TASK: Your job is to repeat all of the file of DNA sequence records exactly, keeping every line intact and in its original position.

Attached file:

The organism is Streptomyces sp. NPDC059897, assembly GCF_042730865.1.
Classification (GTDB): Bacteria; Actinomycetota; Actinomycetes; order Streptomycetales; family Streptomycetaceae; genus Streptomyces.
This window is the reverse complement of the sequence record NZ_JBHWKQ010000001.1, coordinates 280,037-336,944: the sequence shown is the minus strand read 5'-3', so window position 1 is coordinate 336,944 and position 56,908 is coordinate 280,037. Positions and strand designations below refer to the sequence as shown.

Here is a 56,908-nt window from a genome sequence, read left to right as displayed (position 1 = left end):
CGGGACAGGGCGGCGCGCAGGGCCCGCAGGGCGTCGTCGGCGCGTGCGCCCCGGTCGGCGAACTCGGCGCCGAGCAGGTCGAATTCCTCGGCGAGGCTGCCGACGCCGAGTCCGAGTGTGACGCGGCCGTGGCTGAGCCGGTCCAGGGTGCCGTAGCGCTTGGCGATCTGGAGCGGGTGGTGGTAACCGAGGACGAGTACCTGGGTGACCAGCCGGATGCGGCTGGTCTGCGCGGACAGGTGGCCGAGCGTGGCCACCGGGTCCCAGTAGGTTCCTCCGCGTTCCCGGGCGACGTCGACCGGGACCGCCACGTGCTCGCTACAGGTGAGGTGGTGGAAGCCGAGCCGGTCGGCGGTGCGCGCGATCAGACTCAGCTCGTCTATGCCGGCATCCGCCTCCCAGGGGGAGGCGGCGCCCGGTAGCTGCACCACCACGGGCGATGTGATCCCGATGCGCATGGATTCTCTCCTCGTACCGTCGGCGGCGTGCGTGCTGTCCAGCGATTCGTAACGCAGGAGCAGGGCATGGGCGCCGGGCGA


The organism is Streptomyces sp. NPDC059897, assembly GCF_042730865.1.
Classification (GTDB): Bacteria; Actinomycetota; Actinomycetes; order Streptomycetales; family Streptomycetaceae; genus Streptomyces.
This window is the reverse complement of the sequence record NZ_JBHWKQ010000001.1, coordinates 280,037-336,944: the sequence shown is the minus strand read 5'-3', so window position 1 is coordinate 336,944 and position 56,908 is coordinate 280,037. Positions and strand designations below refer to the sequence as shown.

Here is a 56,908-nt window from a genome sequence, read left to right as displayed (position 1 = left end):
CGGGACAGGGCGGCGCGCAGGGCCCGCAGGGCGTCGTCGGCGCGTGCGCCCCGGTCGGCGAACTCGGCGCCGAGCAGGTCGAATTCCTCGGCGAGGCTGCCGACGCCGAGTCCGAGTGTGACGCGGCCGTGGCTGAGCCGGTCCAGGGTGCCGTAGCGCTTGGCGATCTGGAGCGGGTGGTGGTAACCGAGGACGAGTACCTGGGTGACCAGCCGGATGCGGCTGGTCTGCGCGGACAGGTGGCCGAGCGTGGCCACCGGGTCCCAGTAGGTTCCTCCGCGTTCCCGGGCGACGTCGACCGGGACCGCCACGTGCTCGCTACAGGTGAGGTGGTGGAAGCCGAGCCGGTCGGCGGTGCGCGCGATCAGACTCAGCTCGTCTATGCCGGCATCCGCCTCCCAGGGGGAGGCGGCGCCCGGTAGCTGCACCACCACGGGCGATGTGATCCCGATGCGCATGGATTCTCTCCTCGTACCGTCGGCGGCGTGCGTGCTGTCCAGCGATTCGTAACGCAGGAGCAGGGCATGGGCGCCGGGCGA